Viral challenge evoked humoral antibody responses, which was demonstrated by all tested assays. The strongest correlation was found between the VN assay and the BioChek ELISA. Using the Circovirus IgM/IgG ELISA proved to be a good addition to follow the dynamics of infection besides measuring virus excretion and viremia. The observation that two pigs did not react positive in the INGEZIM IgM/IgG ELISA but were viremic and shed the virus could indicate (i) initial tolerance of the host towards PCV2, as suggested by Klausmann et al. , and/or (ii) the lower sensitivity/specificity of INGEZIM IgM/IgG ELISA compared to BioChek ELISA or VN assay for example (see Fig. 2) in this challenge model.
PCV2d genotype strains are reported to have earlier onset of viremia and enhanced virulence than PCV2b strains in experimentally infected pigs [14, 17]. This increased virulence is tentatively attributed to an extra lysine (K) residue in the capsid protein, making it 234 amino acids (aa) long, as compared to the 233 aa capsids of PCV2a and b strains .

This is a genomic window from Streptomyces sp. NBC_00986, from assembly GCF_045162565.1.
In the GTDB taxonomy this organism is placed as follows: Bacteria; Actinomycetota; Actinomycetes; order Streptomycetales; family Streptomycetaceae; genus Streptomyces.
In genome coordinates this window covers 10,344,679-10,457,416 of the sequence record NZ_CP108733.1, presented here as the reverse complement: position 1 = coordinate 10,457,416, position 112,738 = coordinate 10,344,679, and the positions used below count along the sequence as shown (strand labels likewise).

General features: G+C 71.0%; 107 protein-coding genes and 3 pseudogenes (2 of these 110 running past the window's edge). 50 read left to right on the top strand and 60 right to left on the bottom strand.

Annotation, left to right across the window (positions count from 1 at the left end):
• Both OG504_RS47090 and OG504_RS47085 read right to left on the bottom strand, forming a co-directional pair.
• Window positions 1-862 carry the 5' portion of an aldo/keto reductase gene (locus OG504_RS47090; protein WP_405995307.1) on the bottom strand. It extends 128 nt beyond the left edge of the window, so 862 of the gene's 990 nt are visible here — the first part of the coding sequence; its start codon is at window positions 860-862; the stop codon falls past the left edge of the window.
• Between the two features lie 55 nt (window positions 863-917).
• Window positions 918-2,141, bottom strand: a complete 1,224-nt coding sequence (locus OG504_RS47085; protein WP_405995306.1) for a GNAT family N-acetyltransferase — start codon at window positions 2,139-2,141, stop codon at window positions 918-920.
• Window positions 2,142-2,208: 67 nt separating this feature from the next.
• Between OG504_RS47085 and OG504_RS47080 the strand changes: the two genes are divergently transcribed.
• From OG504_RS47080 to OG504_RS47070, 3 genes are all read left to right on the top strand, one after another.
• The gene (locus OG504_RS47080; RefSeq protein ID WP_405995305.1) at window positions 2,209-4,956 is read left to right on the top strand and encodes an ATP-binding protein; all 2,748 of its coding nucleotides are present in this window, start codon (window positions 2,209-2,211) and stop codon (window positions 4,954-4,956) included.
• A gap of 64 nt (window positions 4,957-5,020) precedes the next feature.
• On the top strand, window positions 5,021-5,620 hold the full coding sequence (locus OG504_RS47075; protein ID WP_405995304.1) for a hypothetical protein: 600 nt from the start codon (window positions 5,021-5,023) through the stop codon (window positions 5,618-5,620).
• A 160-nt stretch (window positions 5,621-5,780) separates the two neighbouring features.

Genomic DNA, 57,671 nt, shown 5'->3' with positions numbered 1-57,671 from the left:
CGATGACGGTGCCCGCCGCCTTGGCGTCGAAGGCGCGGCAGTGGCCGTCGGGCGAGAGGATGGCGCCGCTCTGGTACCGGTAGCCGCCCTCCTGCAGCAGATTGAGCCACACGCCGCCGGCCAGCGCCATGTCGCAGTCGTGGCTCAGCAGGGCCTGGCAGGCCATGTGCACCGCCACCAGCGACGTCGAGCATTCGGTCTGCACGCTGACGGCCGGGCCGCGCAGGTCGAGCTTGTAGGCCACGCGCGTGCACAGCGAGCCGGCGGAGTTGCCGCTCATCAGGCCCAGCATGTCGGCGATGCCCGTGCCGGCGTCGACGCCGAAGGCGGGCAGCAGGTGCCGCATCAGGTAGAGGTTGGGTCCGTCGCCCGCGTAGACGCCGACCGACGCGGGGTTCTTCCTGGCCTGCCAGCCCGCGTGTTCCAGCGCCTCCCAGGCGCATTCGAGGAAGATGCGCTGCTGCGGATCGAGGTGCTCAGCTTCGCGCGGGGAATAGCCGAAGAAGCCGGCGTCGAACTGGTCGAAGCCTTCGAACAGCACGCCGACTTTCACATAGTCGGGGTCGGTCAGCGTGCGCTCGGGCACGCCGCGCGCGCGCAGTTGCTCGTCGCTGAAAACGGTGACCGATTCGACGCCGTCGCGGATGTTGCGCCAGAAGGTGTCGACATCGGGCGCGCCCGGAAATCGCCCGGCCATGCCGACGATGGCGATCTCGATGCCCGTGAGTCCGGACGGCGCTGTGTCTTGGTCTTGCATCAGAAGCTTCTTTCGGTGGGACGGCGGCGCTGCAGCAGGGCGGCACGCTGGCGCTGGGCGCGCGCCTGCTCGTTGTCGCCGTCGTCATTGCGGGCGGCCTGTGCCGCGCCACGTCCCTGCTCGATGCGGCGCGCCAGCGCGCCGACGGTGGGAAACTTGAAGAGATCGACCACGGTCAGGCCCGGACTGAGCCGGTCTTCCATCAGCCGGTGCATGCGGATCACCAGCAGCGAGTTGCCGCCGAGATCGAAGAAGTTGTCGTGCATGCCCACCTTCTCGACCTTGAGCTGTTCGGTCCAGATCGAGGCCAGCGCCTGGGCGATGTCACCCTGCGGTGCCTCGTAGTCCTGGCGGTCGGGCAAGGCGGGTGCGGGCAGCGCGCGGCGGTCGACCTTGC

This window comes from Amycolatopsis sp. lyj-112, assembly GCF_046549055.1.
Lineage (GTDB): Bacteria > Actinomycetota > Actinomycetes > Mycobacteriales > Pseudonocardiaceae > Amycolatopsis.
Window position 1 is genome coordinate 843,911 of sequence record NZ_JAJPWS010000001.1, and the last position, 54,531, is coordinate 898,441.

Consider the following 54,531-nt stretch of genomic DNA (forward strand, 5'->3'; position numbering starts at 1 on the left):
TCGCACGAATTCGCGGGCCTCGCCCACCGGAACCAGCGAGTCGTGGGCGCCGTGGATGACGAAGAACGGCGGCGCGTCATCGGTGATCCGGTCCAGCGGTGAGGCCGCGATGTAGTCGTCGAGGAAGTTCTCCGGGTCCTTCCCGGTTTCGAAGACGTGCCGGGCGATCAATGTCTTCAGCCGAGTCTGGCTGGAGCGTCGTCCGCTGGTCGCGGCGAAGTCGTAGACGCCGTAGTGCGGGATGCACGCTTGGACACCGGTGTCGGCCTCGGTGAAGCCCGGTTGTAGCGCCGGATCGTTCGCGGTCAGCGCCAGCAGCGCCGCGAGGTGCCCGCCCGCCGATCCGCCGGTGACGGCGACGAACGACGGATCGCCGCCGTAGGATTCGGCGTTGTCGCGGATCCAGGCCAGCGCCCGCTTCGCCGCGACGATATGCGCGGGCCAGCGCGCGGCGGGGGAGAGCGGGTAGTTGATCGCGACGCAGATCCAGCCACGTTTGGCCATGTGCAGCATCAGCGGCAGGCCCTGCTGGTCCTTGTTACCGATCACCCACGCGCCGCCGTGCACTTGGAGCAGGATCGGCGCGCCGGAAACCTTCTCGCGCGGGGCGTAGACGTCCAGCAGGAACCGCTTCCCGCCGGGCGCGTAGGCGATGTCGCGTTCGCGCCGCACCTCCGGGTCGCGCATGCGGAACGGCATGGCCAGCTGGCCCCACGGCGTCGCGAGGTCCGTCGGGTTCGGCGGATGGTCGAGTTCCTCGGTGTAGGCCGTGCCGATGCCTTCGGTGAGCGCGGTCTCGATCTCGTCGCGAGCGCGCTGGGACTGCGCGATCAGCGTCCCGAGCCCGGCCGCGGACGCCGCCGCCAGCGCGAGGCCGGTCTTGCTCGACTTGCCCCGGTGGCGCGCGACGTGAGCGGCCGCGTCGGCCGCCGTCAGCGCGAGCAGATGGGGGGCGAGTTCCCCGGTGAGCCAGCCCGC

Our own unpublished observation was in alignment with this finding (data not shown).
In the present trial, the PCV2 load in the lymph nodes (mediastinal and mesenteric) collected from the challenged animals was above 106/500 ng of tissue, which meets this criteria of “PCV2 systemic disease” . However, it is difficult to assign specific viral loads to a disease status as many factors might affect it, including genetics, co-infections, antibody status, and the time passed after infection.
Concerning the monitoring of infection dynamics, the results presented here were in agreement with that of Patterson et al. , who demonstrated peak viremia and shedding between 14 and 19 days post infection (dpi) in pigs experimentally infected with a PCV2b strain, while it was day 28 post farrowing in pigs naturally exposed to the same strain . Regarding sample matrices, rectal swab sampling proved to be highly sensitive for detecting the virus early after infection in this challenge model (intranasal route of challenge).